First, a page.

The issue is very relevant to data from studies such as that of Shaw and Porter (2015) that purport to show very high percentages of participants generating false memories of ‘criminal acts’. It is not clear how many of these acts would have been deemed criminal by independent observers because the examples cited in the paper refer to everyday events that are common in the lives of teenagers, such as minor scuffles and fights. But, underscoring the likelihood that these might at least in part be based on real memories, a large representative survey in the UK found that almost half of young people aged 11 to 17 years reported committing at least one criminal act (Beniart, Anderson, Lee, & Utting, 2002).

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General Discussion

With the controversy over child sexual abuse allegations in mind, the main interest of the false memory studies has been the extent to which individuals can come to accept the reality of childhood events that never happened. In the absence of a consistent approach to these questions, and attempting to account both for the variability in the empirical data and the acknowledged complexity of the judgements involved, we applied a framework derived from Brewer (1986) that discriminates different types of autobiographical memory experience. In this final section, we summarise the conclusions suggested by the research findings.

The imagination inflation studies were by and large only intended to assess autobiographical belief, so that the extent to which these procedures produce full autobiographical memories is unknown. However, reports of very large increases in belief following imagination inflation might indicate the creation of a full false memory. In the one study reporting this information, this effect occurred for approximately 5% of imagined items (Garry et al., 1996). Such information concerning individual variability is highly desirable, as mean differences do not identify how many participants respond strongly to the experimental procedures. We would strongly encourage the routine reporting of these data in the future.

The false feedback studies have gone to greater lengths to assess recollective experience but achieved inconsistent results, even when the same false event was suggested. Measures have largely relied on a self-report and on participants’ understanding of the difference between belief and memory, but with little systematic follow-up to confirm the validity of their responses. Given the known difficulty participants have in interpreting questions about memory (Ost et al., 2008; Sjöden, Granhag, Ost, & Roos af Hjelmsäter, 2009; Smeets et al., 2006; Smeets et al., 2009), it would probably be premature to estimate the number of full autobiographical memories and to distinguish these from actual experiences, for example, of eating asparagus or yoghourt. It is interesting that despite these uncertainties, a number of the studies succeeded in bringing about small behavioural changes in their participants, for example, changing the amount of available food consumed in the laboratory (Scoboria, Mazzoni, & Jarry, 2008; Scoboria et al., 2012).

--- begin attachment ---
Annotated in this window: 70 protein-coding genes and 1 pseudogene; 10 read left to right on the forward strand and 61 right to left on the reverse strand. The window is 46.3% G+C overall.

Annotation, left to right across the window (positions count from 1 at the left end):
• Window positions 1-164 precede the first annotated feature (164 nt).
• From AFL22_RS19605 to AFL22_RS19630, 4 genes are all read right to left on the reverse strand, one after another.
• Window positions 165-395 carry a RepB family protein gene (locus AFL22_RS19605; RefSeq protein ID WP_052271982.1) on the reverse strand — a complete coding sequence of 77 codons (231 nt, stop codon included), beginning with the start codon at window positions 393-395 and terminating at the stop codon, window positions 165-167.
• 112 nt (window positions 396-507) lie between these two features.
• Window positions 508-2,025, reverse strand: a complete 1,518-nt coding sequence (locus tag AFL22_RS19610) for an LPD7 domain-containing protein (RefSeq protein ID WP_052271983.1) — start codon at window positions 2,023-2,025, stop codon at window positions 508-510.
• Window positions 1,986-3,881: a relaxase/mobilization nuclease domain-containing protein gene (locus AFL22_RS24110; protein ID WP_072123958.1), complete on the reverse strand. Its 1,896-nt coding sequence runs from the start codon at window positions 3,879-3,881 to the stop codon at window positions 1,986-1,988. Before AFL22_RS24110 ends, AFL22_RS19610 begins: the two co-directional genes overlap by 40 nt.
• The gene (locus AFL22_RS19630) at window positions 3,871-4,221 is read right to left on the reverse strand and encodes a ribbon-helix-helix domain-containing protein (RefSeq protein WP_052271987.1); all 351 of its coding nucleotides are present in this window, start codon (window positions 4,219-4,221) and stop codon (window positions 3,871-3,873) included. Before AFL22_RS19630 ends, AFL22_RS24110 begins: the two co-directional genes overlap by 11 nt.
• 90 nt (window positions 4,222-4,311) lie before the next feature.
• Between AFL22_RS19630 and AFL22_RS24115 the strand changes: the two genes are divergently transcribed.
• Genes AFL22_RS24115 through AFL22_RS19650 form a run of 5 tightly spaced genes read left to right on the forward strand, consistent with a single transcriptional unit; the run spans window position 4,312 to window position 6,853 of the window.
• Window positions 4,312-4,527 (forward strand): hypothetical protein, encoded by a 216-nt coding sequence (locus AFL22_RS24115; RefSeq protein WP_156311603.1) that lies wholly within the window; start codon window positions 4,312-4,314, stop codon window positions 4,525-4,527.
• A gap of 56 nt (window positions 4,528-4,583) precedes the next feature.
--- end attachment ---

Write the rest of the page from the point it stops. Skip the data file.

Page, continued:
Where larger effects were obtained, for example, among ‘Believers’ who responded more strongly to the false feedback manipulations, they were mainly limited to the suggestion of common experiences, for example, involving certain sorts of food, or less distinctive experiences that as well as being common were more open to interpretation (Sharman & Calacouris, 2010). These results are consistent with the source memory framework that predicts that importing features of real experiences decreases the accessibility of disconfirming information and makes it more likely that suggested false events are accepted. The greater impact of the deceptive information provided in the false feedback studies, over imagination alone, is consistent with research on persuasive communications that the degree of change in attitudes and opinions is greater, the more credible or trustworthy the source of information (Pornpitakpan, 2004).

The memory implantation studies have gone to greater lengths to deceive participants and have largely relied on sources of evidence, such as parents, that fulfil all the criteria for establishing trust in communication: expertness relevant to the topic under discussion, reliability as an information source and the possession of favourable intentions towards the recipient (Giffin, 1967). Although these methods, particularly when combined with the use of guided imagery, have produced substantial quantities of recollective experiences, their ability to produce full autobiographical memories is more equivocal. From our review of studies using more stringent definitions of recollection, the upper bound would seem to be about 15% of participants, but for reasons reviewed previously, particularly the discrepancies between observer-ratings and self-ratings of memory experiences, the actual figure may be lower.